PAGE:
Bordeaux, Napa Valley, Stellenbosch and Tuscany; all are recognised for producing quality wines with reputations established over centuries of consistent production writes Matthew Berryman director at CLM. Is it now plausible to include Southern England alongside this illustrious list and, if so, should viticulture be an option for your land?
Consider the current size of the UK wine sector. In 2015 Government statistics state there were 1839 hectares of productive vines, up from 722 only a decade before. Between 2016 and 2018 this increased by circa 575 hectares. The industry has more than tripled in size in just over 10 years and could, as new vines reach maturity, lead to annual production heading towards 10 million bottles. With the majority of UK produced wine consumed domestically this could lead to annual sales well over £100 million!
The reasons behind the growth are complex. A changing, warmer climate; the romantic appeal of being a wine maker and perhaps even fashion, all play a part. But the key factor is that a relatively small number of large, well-funded organisations have invested for one simple reason; there are potentially significant financial returns for those able to create, sustain and sell a first-class product. The widely reported acquisition of a block of prime Kent farm land by a well-known Champagne house has added credibility to the claim that parts of southern England have the key resources available for the production of very high-quality grapes and wine.
Established farmers, some with top fruit experience and other newcomers to land ownership have also fuelled the growth. But make no mistake, establishing a vineyard is an expensive and risky venture and its success will depend on many factors including:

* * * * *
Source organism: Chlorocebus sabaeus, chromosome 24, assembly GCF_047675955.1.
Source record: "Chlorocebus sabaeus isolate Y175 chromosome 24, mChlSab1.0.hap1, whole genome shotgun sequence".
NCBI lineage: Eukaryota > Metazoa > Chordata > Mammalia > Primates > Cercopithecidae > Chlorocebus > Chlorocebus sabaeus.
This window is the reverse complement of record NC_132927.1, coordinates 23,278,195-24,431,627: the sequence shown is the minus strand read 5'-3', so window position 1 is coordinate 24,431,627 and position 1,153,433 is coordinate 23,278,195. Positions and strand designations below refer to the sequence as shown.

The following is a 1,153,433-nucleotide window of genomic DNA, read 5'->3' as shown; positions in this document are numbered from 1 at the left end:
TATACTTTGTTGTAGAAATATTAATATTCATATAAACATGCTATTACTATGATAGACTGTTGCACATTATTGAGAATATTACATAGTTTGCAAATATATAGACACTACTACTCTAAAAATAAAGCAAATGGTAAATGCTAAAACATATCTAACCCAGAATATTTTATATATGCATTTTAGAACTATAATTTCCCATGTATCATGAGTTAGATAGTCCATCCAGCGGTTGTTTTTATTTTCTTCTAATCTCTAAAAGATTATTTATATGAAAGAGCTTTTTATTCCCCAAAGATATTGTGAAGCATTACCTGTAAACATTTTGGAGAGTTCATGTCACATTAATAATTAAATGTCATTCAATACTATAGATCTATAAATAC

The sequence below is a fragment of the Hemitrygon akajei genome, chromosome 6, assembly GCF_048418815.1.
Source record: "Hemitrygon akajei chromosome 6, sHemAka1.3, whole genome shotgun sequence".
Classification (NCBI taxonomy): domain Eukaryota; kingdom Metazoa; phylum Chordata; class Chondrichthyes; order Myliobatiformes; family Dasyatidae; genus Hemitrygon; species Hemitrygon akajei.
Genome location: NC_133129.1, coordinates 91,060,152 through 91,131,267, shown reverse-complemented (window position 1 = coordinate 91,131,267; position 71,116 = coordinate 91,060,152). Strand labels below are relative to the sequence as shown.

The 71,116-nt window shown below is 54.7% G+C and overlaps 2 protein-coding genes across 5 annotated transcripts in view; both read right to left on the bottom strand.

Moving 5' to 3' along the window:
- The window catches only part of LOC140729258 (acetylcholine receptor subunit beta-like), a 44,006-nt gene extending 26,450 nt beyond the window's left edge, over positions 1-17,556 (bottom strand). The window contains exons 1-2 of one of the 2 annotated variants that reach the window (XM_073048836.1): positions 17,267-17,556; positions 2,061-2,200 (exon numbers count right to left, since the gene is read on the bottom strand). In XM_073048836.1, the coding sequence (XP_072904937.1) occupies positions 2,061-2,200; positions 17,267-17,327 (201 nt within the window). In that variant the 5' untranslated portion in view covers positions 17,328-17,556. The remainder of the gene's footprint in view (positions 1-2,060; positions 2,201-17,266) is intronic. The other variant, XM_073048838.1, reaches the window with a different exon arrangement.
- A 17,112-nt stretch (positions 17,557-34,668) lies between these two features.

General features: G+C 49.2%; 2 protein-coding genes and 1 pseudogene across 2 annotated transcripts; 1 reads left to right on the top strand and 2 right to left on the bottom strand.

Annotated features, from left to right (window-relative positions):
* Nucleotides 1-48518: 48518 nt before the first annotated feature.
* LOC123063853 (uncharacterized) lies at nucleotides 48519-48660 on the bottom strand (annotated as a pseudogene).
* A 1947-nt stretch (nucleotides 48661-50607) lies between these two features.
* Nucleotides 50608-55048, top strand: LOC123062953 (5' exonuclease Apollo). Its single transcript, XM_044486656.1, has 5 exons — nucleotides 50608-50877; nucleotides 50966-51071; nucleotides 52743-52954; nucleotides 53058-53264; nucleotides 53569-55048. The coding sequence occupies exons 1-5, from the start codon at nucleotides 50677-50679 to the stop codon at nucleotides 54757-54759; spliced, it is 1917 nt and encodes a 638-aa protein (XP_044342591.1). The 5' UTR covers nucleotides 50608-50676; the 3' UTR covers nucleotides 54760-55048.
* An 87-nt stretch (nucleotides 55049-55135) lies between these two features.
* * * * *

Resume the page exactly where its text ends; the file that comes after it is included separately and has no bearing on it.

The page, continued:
1. Timescale and cash flow
Vines can have a productive life of 20 years but do not reach maturity until year five. In the first two years there is virtually no income to offset the substantial establishment costs. Understanding the financial implications in advance is essential.
Vines are management hungry, attention to detail is essential. Successful vineyards are run by those who have the time and commitment.
Vines are reasonably tolerant of soil type but a south facing aspect, elevation below 300 feet and protection from prevailing winds are necessary. Land should be free draining, this can be rectified with drainage systems.
4. Grape producer and/or winemaker
Who will buy the grapes, is a long-term contract available? If the intention is to make wine who will do this and where?
Planting, pruning, harvesting and so on require a lot of labour. Is it available now and in future?
Will the venture be big enough to employ a vineyard manager and staff able to undertake tasks such as spraying or will it be a smaller operation requiring the services of specialist contractors? Are these available?
7. Grape varieties
Many vineyards have established classic sparkling varieties; Chardonnay, Pinot noir and Pinot meunier. Is there room in the market for more of these or should other varieties be chosen to satisfy other production methods such as Charmat.
8. The wider business
Are there opportunities to incorporate the vineyard/winery into the existing business to take advantage of available resources such as labour and buildings. Could tourism be incorporated to aid sustainability? One final thought
For those with clear vision, adequate funds and sufficient management time available, there will be exciting opportunities ahead. And although only part of the argument it is worth noting that vines planted in the year we leave the EU will reach maturity in 2024 and then by 2027, when direct subsidy payments end, could be producing a meaningful return more than enough to replace what has been lost!